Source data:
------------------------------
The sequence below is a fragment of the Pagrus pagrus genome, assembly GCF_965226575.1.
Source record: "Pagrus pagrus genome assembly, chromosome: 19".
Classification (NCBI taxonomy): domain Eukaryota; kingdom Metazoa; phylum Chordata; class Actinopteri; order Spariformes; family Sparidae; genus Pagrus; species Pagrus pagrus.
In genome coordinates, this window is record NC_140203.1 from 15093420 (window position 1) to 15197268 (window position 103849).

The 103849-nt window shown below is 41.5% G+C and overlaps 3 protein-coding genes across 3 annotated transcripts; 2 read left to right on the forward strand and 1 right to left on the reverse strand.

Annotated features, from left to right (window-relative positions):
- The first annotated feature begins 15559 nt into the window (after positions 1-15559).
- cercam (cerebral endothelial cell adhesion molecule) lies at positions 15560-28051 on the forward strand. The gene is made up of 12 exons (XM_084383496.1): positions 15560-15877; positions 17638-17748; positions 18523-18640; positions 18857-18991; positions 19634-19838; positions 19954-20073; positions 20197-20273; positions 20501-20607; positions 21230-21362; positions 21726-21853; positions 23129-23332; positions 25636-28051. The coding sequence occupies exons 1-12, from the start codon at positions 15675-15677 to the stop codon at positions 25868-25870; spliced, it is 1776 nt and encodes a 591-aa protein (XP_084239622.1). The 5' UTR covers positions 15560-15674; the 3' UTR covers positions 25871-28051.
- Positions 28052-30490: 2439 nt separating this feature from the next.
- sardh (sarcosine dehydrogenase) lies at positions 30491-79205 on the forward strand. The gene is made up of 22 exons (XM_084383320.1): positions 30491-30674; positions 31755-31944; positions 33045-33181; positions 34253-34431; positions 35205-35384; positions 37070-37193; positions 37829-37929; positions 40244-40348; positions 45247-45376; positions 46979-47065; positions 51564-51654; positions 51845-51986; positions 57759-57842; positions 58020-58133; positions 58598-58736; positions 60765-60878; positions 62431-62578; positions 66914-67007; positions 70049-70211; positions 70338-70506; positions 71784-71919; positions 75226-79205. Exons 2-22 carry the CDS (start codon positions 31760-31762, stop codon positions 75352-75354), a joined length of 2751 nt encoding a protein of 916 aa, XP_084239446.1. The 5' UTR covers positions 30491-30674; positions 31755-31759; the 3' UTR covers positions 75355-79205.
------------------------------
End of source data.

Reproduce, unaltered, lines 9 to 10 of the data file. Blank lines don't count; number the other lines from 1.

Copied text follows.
- Positions 28052-30490: 2439 nt separating this feature from the next.
- sardh (sarcosine dehydrogenase) lies at positions 30491-79205 on the forward strand. The gene is made up of 22 exons (XM_084383320.1): positions 30491-30674; positions 31755-31944; positions 33045-33181; positions 34253-34431; positions 35205-35384; positions 37070-37193; positions 37829-37929; positions 40244-40348; positions 45247-45376; positions 46979-47065; positions 51564-51654; positions 51845-51986; positions 57759-57842; positions 58020-58133; positions 58598-58736; positions 60765-60878; positions 62431-62578; positions 66914-67007; positions 70049-70211; positions 70338-70506; positions 71784-71919; positions 75226-79205. Exons 2-22 carry the CDS (start codon positions 31760-31762, stop codon positions 75352-75354), a joined length of 2751 nt encoding a protein of 916 aa, XP_084239446.1. The 5' UTR covers positions 30491-30674; positions 31755-31759; the 3' UTR covers positions 75355-79205.